Sometimes you have to enjoy the little things.
Whether surviving a zombie apocalypse or merely a difficult end-of-season swoon in Major League Soccer, taking joy in those moments throughout life’s journey can be just as satisfying as the destination itself, even if you never end up making it.
Not that the Seattle Sounders have given up hopes of a late-season resurrection. The dim hopes of a postseason run brightened slightly after their come-from-behind 2-1 victory over the Houston Dynamo Sunday evening at Lumen Field, but the three points were almost an afterthought in the wake of many fans’ wildest dream coming to fruition in the 59th minute.
Nouhou’s goal — for those who got to see it live — was unspectacular and a bit scrappy, but it might as well have been an extra time winner to clinch the championship for the reaction it received. After all, when you wait 149 games for your first you might as well party like it’s the end of the world as you know it.
When the Sounders season ends — whenever that is — there will be tall peaks and deep valleys to discuss. Where the first career goal in MLS by Nouhou rates along that path might be skewed by his cult-favorite status. But darn if it wasn’t a moment to savor.
Sometimes it is the little things, indeed.
While Nouhou isn’t paid to bang in goals and provide assists, it has long been discussed as the hole in his overall game: the need to be more of an attacking threat. Even his most ardent critics in that area would acknowledge his improvement in delivering crosses, and simply being more dangerous going forward. But the end product has been inconsistent at best. So it was particularly encouraging for the Cameroon international to have a hand in both Sounders goals, as they continue to try to find a more consistent attack.
The reason for the Sounders’ struggles can’t be blamed on one specific area, but a complete lack of production from the bench this year certainly hasn't helped. In the absence of Raúl Ruidíaz for most of the summer, neither Will Bruin nor Fredy Montero were really able to provide consistent relief, at least at the forward position. With Ruidíaz back, it provided head coach Brian Schmetzer an alternative approach. Moving Montero back a line as more of an attacking midfielder, where he was able to influence the game with his on-the-ball abilities and work-rate. And of course he still has the scorer’s mentality, getting into the penalty box to nod home the game-winner. It was his 75th career goal for the Sounders, a franchise record and the first by a Sounders substitute this year.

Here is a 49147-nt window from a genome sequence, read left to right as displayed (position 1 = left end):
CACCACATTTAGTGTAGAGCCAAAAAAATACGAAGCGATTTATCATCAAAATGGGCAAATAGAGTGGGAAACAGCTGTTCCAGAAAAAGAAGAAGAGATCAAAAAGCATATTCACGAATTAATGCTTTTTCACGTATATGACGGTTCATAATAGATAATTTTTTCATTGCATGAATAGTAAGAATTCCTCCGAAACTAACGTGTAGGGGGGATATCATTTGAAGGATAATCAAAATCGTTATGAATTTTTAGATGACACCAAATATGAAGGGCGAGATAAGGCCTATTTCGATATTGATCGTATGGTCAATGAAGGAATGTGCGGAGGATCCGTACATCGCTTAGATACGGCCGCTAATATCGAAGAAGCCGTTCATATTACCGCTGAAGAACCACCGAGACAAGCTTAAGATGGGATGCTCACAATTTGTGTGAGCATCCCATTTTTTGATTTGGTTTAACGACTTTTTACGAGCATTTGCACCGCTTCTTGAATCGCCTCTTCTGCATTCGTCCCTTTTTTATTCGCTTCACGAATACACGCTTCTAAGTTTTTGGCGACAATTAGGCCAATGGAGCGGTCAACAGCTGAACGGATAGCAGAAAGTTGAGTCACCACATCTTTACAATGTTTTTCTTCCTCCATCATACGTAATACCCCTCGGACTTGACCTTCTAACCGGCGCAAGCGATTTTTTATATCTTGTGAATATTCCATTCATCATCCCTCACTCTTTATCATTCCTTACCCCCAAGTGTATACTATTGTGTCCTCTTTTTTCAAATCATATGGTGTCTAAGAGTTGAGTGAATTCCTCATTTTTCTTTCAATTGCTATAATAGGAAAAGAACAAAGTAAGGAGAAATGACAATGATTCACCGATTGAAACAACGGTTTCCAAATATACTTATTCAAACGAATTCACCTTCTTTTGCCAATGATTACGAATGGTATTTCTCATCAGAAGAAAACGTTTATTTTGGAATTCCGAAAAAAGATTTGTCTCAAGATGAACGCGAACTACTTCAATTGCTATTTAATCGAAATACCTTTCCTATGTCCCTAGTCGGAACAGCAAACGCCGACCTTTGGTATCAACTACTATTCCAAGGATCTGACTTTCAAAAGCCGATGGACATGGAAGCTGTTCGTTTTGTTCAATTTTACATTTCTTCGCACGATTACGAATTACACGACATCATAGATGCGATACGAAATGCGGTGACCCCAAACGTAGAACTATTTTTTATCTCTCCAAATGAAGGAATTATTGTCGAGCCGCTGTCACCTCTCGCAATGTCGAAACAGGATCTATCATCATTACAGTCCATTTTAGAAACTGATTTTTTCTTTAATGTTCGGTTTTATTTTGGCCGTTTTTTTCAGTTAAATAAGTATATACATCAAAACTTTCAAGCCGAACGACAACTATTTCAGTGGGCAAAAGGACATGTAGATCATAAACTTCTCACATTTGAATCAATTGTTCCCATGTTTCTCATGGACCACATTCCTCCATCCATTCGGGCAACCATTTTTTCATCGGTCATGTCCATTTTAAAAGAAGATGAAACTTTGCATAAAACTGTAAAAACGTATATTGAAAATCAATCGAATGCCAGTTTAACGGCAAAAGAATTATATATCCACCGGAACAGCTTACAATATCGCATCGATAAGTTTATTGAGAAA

Some day the Sounders’ luck will turn around. Perhaps it will be a run of favorable results in the last matches of the season, or perhaps a ball will finally bounce their way. That run of luck didn’t feel like it was coming against Houston, when another “excuse me” deflection on a shot found its way past Stefan Frei in the 26th minute, giving the Dynamo a goal mostly against the run of play. Whether it’s been red cards or penalties or VAR decisions, it hasn’t been the Sounders’ day, month, or even their year.
The Sounders are in a bit of an interesting position, trying to salvage a playoff run with a midfield fairly decimated by injuries. With some limited options, Schmetzer opted to start both Josh Atencio and Danny Leyva in the defensive midfield. That duo has gotten a run-out in a couple of matches and were mostly solid there. At least, they weren’t the cause of the Sounders’ issues in this match. It will be interesting to see if Schmetzer opts to give them another opportunity on the weekend against Austin FC, though he may not have much of a choice.
Three points aside, it’s still a long shot for the Sounders to make a run, though they did get a little bit of help thanks to a rather inexplicable penalty shot. Still, results mostly went against them — they remain six points out of seventh — and even the slightest slip up from here on in could seal their fate. But as Nouhou said after the match, the Sounders never give up, so as long as there is a chance, the Sounders will look to take it. The schedule itself is manageable, but whether they can find the consistency to take advantage of it remains to be seen.